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VDWS International

Rules and rights of way

Navigation on waterways is regulated by international as well as national rules. Principally, the "International Regulations for Preventing Collisions at Sea" (COLREGS) apply to all vessels upon the high seas and in all connected waters, navigated by seagoing vessels. For the respective coastal waters supplementary, even deviating regulations may exist. In that case, the latter prevail.

As to inland waters, national rules of navigation, taking into account the inland navigation's particularities, are applicable most of the time.

Knowledge and respect of the navigation rules are absolutely indispensable to a proper and conflict-free navigation. Therefore, correct information about the prevailing regulations and eventually existing navigation bans and restrictions is essential.

Basic rule of navigation

All rules of navigation are preceded by the following: every navigation participant has to behave in such a way that no other will be harmed, endangered or (more than is unavoidable under the circumstances) impeded or inconvenienced. Precautions required by seamanship or the case's particular circumstances are to be taken.

General rules of navigation

Within the rules scope, every vessel shall at all times maintain a proper look-out by sight and hearing. Any vessel must proceed at a safe speed (depending on navigation density, sight and its own manoeuvrability); to make sure it will be able to take adequate action to avoid collision. Vessels must use all available means to determine the risk of a collision. In case of doubt, risk of collision shall be deemed to exist. All actions taken to avoid collision should be positive, obvious and made in good time. A safe distance has to be kept.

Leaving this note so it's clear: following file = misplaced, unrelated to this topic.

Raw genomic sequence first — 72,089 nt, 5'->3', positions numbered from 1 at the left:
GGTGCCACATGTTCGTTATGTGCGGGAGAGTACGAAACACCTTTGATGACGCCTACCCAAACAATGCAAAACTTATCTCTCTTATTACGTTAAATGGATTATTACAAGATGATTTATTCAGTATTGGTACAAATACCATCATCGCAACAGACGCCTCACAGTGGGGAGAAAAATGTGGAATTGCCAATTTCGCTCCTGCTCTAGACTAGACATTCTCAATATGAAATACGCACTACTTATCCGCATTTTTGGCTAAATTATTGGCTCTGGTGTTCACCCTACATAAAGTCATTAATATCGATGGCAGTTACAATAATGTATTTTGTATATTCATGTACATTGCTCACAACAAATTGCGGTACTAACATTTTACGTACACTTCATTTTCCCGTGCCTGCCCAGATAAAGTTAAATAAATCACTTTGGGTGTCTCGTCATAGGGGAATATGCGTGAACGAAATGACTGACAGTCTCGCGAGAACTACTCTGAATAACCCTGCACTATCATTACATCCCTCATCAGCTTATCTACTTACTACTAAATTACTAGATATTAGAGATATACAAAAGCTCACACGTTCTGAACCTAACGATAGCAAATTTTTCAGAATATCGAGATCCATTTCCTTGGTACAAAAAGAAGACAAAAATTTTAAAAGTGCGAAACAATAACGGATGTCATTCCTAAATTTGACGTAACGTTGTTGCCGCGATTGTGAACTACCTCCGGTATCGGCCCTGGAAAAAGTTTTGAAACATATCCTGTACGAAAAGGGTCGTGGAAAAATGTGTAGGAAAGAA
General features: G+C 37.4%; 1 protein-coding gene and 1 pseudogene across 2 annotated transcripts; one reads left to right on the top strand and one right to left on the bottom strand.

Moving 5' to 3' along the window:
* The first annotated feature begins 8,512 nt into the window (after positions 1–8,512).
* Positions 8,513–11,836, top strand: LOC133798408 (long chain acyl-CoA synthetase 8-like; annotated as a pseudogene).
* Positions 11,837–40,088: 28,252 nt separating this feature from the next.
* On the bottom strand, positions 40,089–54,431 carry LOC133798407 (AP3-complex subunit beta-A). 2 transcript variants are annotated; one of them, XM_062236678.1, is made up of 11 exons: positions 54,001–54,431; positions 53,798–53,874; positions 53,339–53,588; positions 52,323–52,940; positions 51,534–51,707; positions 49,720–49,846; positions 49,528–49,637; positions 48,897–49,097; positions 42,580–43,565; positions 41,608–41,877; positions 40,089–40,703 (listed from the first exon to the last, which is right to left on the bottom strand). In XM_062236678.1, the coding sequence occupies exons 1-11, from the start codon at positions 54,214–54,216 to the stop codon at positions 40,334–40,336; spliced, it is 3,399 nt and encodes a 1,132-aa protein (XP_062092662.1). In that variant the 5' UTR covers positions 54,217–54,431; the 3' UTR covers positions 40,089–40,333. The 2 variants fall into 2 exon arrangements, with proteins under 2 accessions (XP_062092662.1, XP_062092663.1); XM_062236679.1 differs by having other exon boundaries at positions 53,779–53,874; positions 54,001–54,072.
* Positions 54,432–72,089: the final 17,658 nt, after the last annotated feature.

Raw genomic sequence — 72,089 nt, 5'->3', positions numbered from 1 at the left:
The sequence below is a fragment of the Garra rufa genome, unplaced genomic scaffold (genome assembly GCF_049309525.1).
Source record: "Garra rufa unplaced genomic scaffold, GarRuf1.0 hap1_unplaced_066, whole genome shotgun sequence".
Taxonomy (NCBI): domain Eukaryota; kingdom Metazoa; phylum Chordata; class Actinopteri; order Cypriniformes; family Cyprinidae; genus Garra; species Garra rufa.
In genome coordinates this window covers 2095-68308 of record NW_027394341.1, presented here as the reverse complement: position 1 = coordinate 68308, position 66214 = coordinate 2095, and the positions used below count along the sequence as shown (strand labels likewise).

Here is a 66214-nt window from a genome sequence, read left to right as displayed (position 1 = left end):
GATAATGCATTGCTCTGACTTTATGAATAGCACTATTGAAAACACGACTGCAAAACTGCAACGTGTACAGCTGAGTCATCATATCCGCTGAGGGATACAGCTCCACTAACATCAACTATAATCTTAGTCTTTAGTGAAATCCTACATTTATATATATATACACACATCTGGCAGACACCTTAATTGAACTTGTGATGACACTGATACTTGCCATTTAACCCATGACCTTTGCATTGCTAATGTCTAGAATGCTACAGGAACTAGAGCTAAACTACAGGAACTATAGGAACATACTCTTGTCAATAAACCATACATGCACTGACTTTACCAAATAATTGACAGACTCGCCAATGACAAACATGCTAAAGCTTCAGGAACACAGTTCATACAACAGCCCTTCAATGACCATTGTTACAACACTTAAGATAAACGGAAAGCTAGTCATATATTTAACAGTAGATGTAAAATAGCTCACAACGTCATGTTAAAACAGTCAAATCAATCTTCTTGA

Requirements of giving way and standing on

If two vessels approach each other and the risk of collision becomes evident, both have to act according to the pertinent rules. The International Regulations for Preventing Collisions at Sea establish a difference between the requirement of giving way and the requirement of standing on. The give-way vessel must take early and substantial action to keep well clear. It should not pass the stand-on vessel's bow but its stern, keeping adequate distance.

The stand-on vessel has to keep course and speed. It may however take action to avoid collision by her manoeuvre alone, as soon as it becomes clear that the vessel required to keep out of the way is not taking appropriate action in compliance with these rules. In any case, the stand-on vessel should wait until the give-away vessel gets closed so the collision can not be avoided by its sole manoeuvre. When, from any cause, the vessel required to keep her course and speed finds herself so close that collision cannot be avoided by the action of the give-way vessel alone, she shall take such action as will best aid to avoid collision.

Vessels' rules of way